functions inside my toolbox in VS. And, I hardly ever use tables anymore.
Most of what I write is for functionality and not so much display.

--
Roland Hall
/* This information is distributed in the hope that it will be useful, but
without any warranty; without even the implied warranty of merchantability
or fitness for a particular purpose. */
Technet Script Center - http://www.microsoft.com/technet/scriptcenter/
WSH 5.6 Documentation - http://msdn.microsoft.com/downloads/list/webdev.asp
MSDN Library - http://msdn.microsoft.com/library/default.asp
Aug 11 '05 #12
Roland Hall wrote:
I normally don't mix my HTML and server-side script.

What I'm saying is I do this:

<%
sub prt(str)
Response.Write str & vbCrLf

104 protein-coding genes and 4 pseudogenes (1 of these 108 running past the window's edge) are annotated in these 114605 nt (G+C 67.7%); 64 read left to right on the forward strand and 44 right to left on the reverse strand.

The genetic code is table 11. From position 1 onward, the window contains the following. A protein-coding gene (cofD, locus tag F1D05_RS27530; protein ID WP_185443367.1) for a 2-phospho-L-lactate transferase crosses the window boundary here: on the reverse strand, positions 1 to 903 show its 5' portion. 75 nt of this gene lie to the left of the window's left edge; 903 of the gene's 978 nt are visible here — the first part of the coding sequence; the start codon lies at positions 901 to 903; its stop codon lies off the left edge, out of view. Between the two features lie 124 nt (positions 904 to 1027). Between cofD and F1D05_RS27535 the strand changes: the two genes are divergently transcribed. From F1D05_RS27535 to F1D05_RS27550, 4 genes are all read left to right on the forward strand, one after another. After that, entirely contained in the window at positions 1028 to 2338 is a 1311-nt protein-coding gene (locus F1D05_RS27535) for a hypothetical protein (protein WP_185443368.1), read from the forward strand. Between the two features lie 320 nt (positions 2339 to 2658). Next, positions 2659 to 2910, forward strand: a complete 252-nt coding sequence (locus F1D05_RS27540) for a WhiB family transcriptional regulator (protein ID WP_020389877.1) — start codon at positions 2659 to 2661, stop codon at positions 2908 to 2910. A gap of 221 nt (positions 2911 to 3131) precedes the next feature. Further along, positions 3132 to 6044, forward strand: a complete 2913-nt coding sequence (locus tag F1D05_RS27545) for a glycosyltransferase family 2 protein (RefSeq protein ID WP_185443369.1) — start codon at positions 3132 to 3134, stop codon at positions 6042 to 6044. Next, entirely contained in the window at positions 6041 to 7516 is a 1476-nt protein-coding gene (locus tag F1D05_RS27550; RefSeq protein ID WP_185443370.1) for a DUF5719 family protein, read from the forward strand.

end sub

dim bbb
bbb = "boogie boogie boo"
prt "<span id=""thisID"">" & bbb & "</span>"

%>


And that is mixing ASP with HTML -- in the worst way. The advantage of using
tokens is simple: The HTML template can be contiguous, and handled by
someone else with a completely different set of tools (like Dreamweaver).
Scripting actual tags is a nightmare for validation and maintenance
purposes, so we avoid it as much as possible.

In my environment, all server-side processing[1] occurs before a single line
of HTML is parsed. By the time the parser reaches the DOCTYPE declaration,
all of the output data is in variables[2], and all objects are out of scope
(which makes them available for GC in JScript).
not this:

<%
dim bbb
bbb = "boogie boogie boo"
%>
<span id="thisID"><%=bbb%></span>
<%

%>
....which I would never advocate anyway, since I do not mix processing and
rendering.
...I'm getting to where I put my HTML in subroutines, using